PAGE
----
"To be back in the room with them, it's awesome," said Backes, who wore a non-contact jersey. "To be on the ice, to be moving around -- nothing like sitting around and doing a whole lot of nothing for too long to make you feel like you think [you're] never going to see the light at the end of the tunnel.
PROVIDENCE, R.I. -- Digit Murphy motions to follow her, down the stairs, around the corner, past a row of portraits. Her own -- face a little younger, hair a little longer -- hangs in the center. Three to the left; three to the right. She points at the pictures. "See," Murphy says. "Only woman on the wall. That's what I did for women's sports." She is not done pointing.
BOSTON -- Boston Bruins forward Noel Acciari spent the last month raising awareness and funds for his good friend and fellow former Providence College hockey player Drew Brown, who had cancer. Brown stopped playing hockey when it was discovered that he had Ewing Sarcoma, a rare form of bone cancer, after having an MRI for a leg injury sustained in 2014. He remained a part of the Friars when they won the 2015 NCAA championship with Acciari as captain.
Muck Rack makes it simple to find people, tweets, or articles that mention any name, keyword, company, hashtag etc. We've compiled this guide to help you make the most of your search.
Selecting a term
Start searching tweets, articles from media outlets, articles mentioned in tweets, journalists'
names, titles and bios with some suggested searches:
Companies or Topics (e.g. iPhone, Microsoft)
Phrases (e.g. "cloud computing") — use quotes to keep the terms together
Twitter handles (e.g. @username) — returns those who have mentioned or replied to
Names (e.g. "David Pogue")
Hashtags (e.g. #sxsw, #london2012)
Bio details (e.g. vegan, Olympics, father)
Muck Rack's Advanced Search allows for many boolean operators.
Find results that mention multiple specified terms, use AND or
+. For example, ensure each result contains both Elon Musk and Mark Zuckerberg by
searching Musk AND Zuckerberg or Musk + Zuckerberg.
Use the operators OR or , to broaden your search when you'd like either of
multiple terms to appear in results. (This is the default behavior of our search when no operators
are used). For example, results will contain either cake or cookie by searching cake OR cookie or cake,cookie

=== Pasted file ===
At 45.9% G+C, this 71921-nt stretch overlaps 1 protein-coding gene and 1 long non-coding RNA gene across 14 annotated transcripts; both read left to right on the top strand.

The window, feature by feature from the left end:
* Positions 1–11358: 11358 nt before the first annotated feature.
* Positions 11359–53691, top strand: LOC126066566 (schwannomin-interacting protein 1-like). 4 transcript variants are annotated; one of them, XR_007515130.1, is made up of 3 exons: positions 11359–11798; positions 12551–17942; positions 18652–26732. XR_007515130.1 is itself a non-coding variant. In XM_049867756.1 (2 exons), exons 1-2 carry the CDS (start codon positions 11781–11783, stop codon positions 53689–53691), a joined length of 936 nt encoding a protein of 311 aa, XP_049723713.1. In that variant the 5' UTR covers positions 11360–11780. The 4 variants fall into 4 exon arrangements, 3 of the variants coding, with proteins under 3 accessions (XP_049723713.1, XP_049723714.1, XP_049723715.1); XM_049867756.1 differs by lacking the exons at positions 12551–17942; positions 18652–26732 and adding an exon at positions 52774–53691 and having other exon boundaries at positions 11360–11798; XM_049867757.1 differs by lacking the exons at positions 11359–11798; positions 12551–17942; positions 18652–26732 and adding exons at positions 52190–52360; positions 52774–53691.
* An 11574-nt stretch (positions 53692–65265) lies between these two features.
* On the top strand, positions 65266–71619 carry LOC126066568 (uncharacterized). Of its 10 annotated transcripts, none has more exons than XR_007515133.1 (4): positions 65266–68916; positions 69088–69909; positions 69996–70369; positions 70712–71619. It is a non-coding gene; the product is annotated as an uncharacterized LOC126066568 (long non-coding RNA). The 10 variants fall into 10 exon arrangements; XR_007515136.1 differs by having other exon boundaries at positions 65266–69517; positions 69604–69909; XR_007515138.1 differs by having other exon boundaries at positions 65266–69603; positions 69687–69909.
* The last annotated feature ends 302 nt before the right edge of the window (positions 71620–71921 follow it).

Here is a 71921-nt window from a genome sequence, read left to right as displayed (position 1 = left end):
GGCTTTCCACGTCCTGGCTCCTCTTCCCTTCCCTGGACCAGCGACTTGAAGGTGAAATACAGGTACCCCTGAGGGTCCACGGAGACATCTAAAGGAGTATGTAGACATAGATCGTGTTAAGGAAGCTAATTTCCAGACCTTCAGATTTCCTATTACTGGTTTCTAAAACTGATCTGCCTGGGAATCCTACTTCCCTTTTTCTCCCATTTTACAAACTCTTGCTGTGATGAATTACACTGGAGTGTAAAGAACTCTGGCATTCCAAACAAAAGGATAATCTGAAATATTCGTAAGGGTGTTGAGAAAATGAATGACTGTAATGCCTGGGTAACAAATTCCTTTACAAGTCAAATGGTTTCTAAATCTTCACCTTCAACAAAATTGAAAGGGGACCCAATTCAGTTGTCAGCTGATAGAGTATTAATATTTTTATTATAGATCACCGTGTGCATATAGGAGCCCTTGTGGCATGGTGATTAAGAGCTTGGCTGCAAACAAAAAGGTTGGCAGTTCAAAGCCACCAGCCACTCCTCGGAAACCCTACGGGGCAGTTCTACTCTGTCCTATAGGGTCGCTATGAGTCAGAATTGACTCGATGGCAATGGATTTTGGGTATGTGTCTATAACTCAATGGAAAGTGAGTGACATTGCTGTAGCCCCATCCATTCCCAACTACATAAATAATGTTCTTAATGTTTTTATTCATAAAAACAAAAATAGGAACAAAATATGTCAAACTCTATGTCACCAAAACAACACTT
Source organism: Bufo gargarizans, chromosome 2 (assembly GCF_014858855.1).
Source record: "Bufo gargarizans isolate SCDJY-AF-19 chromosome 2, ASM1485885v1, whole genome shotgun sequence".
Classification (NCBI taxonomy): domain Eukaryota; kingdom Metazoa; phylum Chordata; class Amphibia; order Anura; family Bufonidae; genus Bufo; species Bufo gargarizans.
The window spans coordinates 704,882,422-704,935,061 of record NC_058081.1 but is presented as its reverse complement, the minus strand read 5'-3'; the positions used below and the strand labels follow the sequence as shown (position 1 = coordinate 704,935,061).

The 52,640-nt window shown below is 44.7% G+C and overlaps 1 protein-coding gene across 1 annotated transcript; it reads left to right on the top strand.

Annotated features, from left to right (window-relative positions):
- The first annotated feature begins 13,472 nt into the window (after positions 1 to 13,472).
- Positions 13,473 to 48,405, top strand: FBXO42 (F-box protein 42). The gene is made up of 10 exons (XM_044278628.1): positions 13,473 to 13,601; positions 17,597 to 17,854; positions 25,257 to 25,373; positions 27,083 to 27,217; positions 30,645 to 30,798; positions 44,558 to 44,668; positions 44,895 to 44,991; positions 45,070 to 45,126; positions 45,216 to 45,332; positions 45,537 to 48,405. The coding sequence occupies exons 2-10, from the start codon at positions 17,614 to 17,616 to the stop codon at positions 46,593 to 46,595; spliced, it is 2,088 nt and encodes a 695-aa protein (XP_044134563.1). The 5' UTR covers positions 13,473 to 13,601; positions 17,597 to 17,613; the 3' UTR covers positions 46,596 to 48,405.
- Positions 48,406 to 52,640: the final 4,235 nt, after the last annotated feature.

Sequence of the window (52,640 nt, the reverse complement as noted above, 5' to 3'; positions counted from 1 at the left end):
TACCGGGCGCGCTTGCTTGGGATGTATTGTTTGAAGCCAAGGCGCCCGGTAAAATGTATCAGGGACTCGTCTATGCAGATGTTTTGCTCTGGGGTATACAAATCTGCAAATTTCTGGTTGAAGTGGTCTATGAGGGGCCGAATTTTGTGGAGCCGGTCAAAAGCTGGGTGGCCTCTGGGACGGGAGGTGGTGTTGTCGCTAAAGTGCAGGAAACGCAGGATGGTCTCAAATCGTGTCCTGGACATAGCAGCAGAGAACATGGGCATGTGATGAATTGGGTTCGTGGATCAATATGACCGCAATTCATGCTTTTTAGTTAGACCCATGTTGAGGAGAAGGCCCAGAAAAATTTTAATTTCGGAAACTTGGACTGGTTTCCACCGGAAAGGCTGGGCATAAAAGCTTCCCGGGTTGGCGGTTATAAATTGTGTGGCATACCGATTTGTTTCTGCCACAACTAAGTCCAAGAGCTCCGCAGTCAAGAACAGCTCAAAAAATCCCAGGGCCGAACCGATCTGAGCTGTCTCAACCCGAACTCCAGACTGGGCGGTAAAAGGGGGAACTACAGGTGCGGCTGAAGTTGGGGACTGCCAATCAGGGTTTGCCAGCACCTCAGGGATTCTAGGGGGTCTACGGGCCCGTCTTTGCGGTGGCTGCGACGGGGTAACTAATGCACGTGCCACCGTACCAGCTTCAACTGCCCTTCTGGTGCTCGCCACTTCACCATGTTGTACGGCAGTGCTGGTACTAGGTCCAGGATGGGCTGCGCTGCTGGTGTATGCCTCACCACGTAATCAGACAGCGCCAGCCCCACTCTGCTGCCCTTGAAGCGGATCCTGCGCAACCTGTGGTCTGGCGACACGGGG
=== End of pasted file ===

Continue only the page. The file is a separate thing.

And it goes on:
Use NOT or - to subtract results from your search. For
example, searching Disney will yield results about the Walt Disney Company as well as Walt Disney
World Resort. To exclude mentions of Disney World, search for Disney -World or Disney
When using one of these operators with a phrase, enclose it in quotation marks. For example, you can
find results about smartphones excluding Apple's iPhone 4S by searching smartphone -"iPhone
Exact case matching or punctuation
If you're searching for a brand name or keyword that relies on specific punctuation marks or capitalization, you can
find results that match your exact query by adding matchcase: before the keyword you're searching for, like matchcase:E*TRADE .
Use parentheses to separate multiple
boolean phrases. For example, to find journalists talking about having fun in Disney World or
Disneyland, search for ("disney world" OR disneyland) AND fun.
An asterisk can be used to search for any variation of a root word truncated by the asterisk. For example, searching for admin* will return results for administrator, administration, administer, administered, etc.
A near operator is an AND operator where you can control the distance between the words. You can vary the distance the near operation uses by adding a forward slash and number (between 0-99) such as strawberries NEAR/10 "whipped cream", which means the strawberries must exist within 10 words of "whipped cream".